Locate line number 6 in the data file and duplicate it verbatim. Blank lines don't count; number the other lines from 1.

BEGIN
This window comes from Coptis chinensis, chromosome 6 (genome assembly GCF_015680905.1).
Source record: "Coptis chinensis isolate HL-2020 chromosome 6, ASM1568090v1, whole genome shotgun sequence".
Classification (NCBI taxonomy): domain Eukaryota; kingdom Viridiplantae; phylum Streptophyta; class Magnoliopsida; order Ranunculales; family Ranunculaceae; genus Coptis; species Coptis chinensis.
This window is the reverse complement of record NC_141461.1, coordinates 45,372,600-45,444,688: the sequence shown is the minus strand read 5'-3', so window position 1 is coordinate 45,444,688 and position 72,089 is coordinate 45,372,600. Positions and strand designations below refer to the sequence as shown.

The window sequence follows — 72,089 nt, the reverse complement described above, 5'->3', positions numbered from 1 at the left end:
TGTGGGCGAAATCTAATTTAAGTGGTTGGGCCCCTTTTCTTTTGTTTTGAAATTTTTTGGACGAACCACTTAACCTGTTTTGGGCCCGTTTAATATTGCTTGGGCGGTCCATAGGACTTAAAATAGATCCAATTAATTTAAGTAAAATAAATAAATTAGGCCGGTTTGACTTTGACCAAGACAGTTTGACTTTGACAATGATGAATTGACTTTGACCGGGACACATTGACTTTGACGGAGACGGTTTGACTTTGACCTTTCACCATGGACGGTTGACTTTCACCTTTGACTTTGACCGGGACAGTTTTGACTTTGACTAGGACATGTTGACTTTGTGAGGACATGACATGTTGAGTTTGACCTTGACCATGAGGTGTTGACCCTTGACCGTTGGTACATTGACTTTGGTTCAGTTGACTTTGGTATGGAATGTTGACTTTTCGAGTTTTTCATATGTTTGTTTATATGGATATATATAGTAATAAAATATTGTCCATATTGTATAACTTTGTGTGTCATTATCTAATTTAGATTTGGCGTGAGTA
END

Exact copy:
TGTGGGCGAAATCTAATTTAAGTGGTTGGGCCCCTTTTCTTTTGTTTTGAAATTTTTTGGACGAACCACTTAACCTGTTTTGGGCCCGTTTAATATTGCTTGGGCGGTCCATAGGACTTAAAATAGATCCAATTAATTTAAGTAAAATAAATAAATTAGGCCGGTTTGACTTTGACCAAGACAGTTTGACTTTGACAATGATGAATTGACTTTGACCGGGACACATTGACTTTGACGGAGACGGTTTGACTTTGACCTTTCACCATGGACGGTTGACTTTCACCTTTGACTTTGACCGGGACAGTTTTGACTTTGACTAGGACATGTTGACTTTGTGAGGACATGACATGTTGAGTTTGACCTTGACCATGAGGTGTTGACCCTTGACCGTTGGTACATTGACTTTGGTTCAGTTGACTTTGGTATGGAATGTTGACTTTTCGAGTTTTTCATATGTTTGTTTATATGGATATATATAGTAATAAAATATTGTCCATATTGTATAACTTTGTGTGTCATTATCTAATTTAGATTTGGCGTGAGTA